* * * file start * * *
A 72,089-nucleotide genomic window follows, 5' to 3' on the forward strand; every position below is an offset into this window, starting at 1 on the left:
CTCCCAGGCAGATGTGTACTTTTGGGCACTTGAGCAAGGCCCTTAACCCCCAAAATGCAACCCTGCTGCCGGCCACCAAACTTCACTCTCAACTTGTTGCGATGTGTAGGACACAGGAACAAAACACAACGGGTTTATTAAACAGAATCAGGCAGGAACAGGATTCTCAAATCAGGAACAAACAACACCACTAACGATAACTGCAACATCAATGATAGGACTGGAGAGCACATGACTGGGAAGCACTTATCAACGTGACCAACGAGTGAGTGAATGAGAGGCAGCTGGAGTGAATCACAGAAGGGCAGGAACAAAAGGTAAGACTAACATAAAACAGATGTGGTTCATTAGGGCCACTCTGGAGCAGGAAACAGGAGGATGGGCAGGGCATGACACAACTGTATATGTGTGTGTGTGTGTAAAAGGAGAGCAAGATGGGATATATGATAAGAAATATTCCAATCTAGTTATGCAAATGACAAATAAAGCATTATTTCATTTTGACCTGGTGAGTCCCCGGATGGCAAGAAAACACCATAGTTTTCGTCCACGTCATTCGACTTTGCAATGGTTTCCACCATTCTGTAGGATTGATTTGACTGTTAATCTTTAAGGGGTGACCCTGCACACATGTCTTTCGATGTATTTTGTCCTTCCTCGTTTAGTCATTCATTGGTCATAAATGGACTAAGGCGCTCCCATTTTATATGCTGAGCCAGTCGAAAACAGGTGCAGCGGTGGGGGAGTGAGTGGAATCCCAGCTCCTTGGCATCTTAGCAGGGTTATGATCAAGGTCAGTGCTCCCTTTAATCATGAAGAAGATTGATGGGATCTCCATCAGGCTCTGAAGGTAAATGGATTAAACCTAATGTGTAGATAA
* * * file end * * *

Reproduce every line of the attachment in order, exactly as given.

A 72,089-nucleotide genomic window follows, 5' to 3' on the forward strand; every position below is an offset into this window, starting at 1 on the left:
CTCCCAGGCAGATGTGTACTTTTGGGCACTTGAGCAAGGCCCTTAACCCCCAAAATGCAACCCTGCTGCCGGCCACCAAACTTCACTCTCAACTTGTTGCGATGTGTAGGACACAGGAACAAAACACAACGGGTTTATTAAACAGAATCAGGCAGGAACAGGATTCTCAAATCAGGAACAAACAACACCACTAACGATAACTGCAACATCAATGATAGGACTGGAGAGCACATGACTGGGAAGCACTTATCAACGTGACCAACGAGTGAGTGAATGAGAGGCAGCTGGAGTGAATCACAGAAGGGCAGGAACAAAAGGTAAGACTAACATAAAACAGATGTGGTTCATTAGGGCCACTCTGGAGCAGGAAACAGGAGGATGGGCAGGGCATGACACAACTGTATATGTGTGTGTGTGTGTAAAAGGAGAGCAAGATGGGATATATGATAAGAAATATTCCAATCTAGTTATGCAAATGACAAATAAAGCATTATTTCATTTTGACCTGGTGAGTCCCCGGATGGCAAGAAAACACCATAGTTTTCGTCCACGTCATTCGACTTTGCAATGGTTTCCACCATTCTGTAGGATTGATTTGACTGTTAATCTTTAAGGGGTGACCCTGCACACATGTCTTTCGATGTATTTTGTCCTTCCTCGTTTAGTCATTCATTGGTCATAAATGGACTAAGGCGCTCCCATTTTATATGCTGAGCCAGTCGAAAACAGGTGCAGCGGTGGGGGAGTGAGTGGAATCCCAGCTCCTTGGCATCTTAGCAGGGTTATGATCAAGGTCAGTGCTCCCTTTAATCATGAAGAAGATTGATGGGATCTCCATCAGGCTCTGAAGGTAAATGGATTAAACCTAATGTGTAGATAA